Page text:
This is the Orchestra2 I found on the basement of a music shop around here. It was all covered with dirt and black material coming from a fire. The most part of the warehouse was destroyed in the fire. It happened on new year’s eve of the last year! This is what I got for 50 euros, the body in the trunk:
The metal surface seemed scattered with rust (but it wasn’t the case, as it turned out later….).
When I turned on the unit no sound was output AND only the rightmost buttons (preset selection) were functional. There are plenty of information on the net on this little synth and I bought the schematics (service manual) from MusicParts. When I opened the unit (see pic below), the interior was surprisingly cleaner than the outside, and I started looking for bad things (burnt traces, exploded caps, torn IC pins, detached ribbon cables, but nothing came to my sight…
After having take the caps of the many sliders and started unscrewing the board on the left (equalizer, lfo, etc..) I noticed this:
The synth probably suffered from a really bad impact with something on the rightmost section of the front panel. The metal sliders broke the board and cut at least thirty traces.
After cleaning the board and jointing with fresh solder and a little wire the broken traces I re assembled the unit and tried to have more luck. I succeded! the unit played again and I tried all the controls (presets, lfo modulations, flanger etc..) that worked good. The only remaining points are: the ‘odd’ pitch bender (a simple slider) is probably broken (as I have to ‘touch’ it to obtain a tone out of the main oscillator), the LFO speed slider need some cleaning and the keyboard is functioning only in part. For the latter I simply used a cotton stick and some alcohol. After a few applications the keys are now functional. In the next few days I will complete the repairs and I hope to make a couple of quick songs around those lovely and deep analog sounds….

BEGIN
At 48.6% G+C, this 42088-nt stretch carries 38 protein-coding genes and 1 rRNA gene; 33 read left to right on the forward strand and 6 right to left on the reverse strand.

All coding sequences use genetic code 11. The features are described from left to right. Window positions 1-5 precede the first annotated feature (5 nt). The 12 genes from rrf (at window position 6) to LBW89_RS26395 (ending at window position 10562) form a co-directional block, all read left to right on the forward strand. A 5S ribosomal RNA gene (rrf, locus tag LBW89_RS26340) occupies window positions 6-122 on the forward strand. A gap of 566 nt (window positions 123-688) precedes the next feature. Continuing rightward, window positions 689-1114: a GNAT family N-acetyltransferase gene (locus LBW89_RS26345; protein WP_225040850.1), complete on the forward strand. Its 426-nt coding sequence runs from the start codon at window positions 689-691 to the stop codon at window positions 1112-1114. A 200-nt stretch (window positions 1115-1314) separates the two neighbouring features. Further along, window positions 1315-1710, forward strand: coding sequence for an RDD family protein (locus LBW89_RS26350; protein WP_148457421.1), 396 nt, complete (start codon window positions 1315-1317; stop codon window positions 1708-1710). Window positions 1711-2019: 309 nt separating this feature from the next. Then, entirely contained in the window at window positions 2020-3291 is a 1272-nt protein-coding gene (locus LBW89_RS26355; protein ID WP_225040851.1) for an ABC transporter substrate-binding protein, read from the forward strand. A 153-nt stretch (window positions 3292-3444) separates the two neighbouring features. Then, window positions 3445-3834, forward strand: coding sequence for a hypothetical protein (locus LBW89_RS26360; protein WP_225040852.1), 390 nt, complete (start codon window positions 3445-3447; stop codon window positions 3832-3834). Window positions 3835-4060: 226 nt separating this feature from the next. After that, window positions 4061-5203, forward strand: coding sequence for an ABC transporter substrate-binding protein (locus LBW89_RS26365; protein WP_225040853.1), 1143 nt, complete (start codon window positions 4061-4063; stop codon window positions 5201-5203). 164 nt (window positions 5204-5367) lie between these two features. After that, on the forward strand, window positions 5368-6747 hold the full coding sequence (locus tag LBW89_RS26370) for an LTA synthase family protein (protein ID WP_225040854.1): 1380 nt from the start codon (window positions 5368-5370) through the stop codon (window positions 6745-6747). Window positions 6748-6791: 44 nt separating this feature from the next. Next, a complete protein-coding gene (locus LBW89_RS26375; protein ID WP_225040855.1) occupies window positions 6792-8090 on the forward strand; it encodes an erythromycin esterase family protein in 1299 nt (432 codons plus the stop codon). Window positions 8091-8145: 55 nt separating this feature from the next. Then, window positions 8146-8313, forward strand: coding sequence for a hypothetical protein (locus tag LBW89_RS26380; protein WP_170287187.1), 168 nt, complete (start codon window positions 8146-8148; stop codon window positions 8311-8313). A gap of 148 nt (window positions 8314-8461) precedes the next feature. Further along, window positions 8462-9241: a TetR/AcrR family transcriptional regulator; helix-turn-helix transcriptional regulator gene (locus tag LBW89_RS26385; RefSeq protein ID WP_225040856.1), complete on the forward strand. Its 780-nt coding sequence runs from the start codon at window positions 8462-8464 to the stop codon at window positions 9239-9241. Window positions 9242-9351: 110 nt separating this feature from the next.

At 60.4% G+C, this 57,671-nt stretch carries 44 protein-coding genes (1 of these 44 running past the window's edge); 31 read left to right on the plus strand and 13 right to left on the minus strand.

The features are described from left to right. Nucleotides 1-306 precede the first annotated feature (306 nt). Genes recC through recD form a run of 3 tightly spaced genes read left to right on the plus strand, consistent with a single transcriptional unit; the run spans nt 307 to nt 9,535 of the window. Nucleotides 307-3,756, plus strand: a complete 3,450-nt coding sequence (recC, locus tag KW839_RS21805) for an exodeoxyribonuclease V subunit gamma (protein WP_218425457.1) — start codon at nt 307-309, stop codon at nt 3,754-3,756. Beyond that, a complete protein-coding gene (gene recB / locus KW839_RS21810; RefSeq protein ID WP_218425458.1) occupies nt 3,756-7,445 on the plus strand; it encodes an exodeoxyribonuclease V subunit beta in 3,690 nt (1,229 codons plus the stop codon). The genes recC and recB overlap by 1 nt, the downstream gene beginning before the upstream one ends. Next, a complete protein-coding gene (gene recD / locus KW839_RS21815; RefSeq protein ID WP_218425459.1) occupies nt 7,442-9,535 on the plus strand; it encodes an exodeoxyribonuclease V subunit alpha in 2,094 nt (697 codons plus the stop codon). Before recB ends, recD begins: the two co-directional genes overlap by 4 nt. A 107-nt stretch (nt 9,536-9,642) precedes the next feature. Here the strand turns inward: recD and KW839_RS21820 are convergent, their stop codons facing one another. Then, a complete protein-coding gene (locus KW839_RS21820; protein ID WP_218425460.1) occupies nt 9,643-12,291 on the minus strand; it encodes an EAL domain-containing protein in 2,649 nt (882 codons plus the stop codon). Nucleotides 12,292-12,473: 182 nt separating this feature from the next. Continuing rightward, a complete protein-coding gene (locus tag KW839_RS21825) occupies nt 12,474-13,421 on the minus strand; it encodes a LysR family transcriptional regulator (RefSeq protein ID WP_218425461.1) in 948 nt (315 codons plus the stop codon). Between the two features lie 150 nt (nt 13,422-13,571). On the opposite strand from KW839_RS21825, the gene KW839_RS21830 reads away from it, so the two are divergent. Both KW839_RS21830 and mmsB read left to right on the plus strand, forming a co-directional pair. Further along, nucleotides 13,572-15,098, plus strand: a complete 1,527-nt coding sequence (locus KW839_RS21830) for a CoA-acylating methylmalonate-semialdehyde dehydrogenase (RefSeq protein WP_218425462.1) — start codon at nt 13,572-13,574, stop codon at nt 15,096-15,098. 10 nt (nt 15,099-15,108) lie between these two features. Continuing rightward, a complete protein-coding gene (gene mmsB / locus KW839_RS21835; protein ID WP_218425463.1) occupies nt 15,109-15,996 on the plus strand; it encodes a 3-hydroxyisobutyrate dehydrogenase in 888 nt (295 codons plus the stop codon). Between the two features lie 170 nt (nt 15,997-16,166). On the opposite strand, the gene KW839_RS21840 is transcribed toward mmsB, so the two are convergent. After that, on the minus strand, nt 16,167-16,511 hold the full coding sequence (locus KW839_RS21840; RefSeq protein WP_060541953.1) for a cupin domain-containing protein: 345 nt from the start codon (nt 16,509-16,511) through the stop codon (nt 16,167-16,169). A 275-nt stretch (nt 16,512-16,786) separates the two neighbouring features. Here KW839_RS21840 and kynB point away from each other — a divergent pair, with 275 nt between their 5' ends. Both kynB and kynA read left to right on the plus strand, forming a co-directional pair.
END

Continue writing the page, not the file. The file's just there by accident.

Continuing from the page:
I obviuosly cleaned the outside (paper and alcohol) obtaining a good appearance, what I thought were rust points were only greasy black dirt, maybe coming from the smoke of the fire. Now the keyboard is in good shape and it’s possible again to play it like someone did 26 years ago!
Some History and considerations:
The SIEL Orchestra2 was a full polyphonic string/brass/piano/reeds machine produced in Italy form 1983. It sported a very good bang for the buck, in fact the textures, especially layering the different preset, are really organic and even the naive piano sounds good with a little reverb. The limit of the SINGLE filter (a state variable op-amp filter) is hindered by the lushness of the basic waveforms and by the ‘Animator’, a not su subtle, to say the least, flanger.
The basic architecture, then, is built around a Top Octave Generator (SGS M086) and some gate/dividers (TDA1008 from Siemens), exactly like the most part of the organs of that period. Each key had his own basic envelope and sound generation. The basic waveform, righ out of the dividers, is a square, but a simple R/C network transformed it in a kind of sawtooth, filtered in different manners depending on the preset.
This simple architecture (remember, there is NO CPU in this unit!) made for a very cheap but highly functional product.
One last look, the ergonomics and mechanical design of the Orchestra2 are, in my opionion, really good: its triangular shaped cheeks and the beige on brown graphics are something ‘interesting’ on a design point of view. The synth had two retractable feet on the bottom that put the unit in a very inclined position, ideal to play it on the highest tier of a keyboard stand.
Hope you enjoyed the report!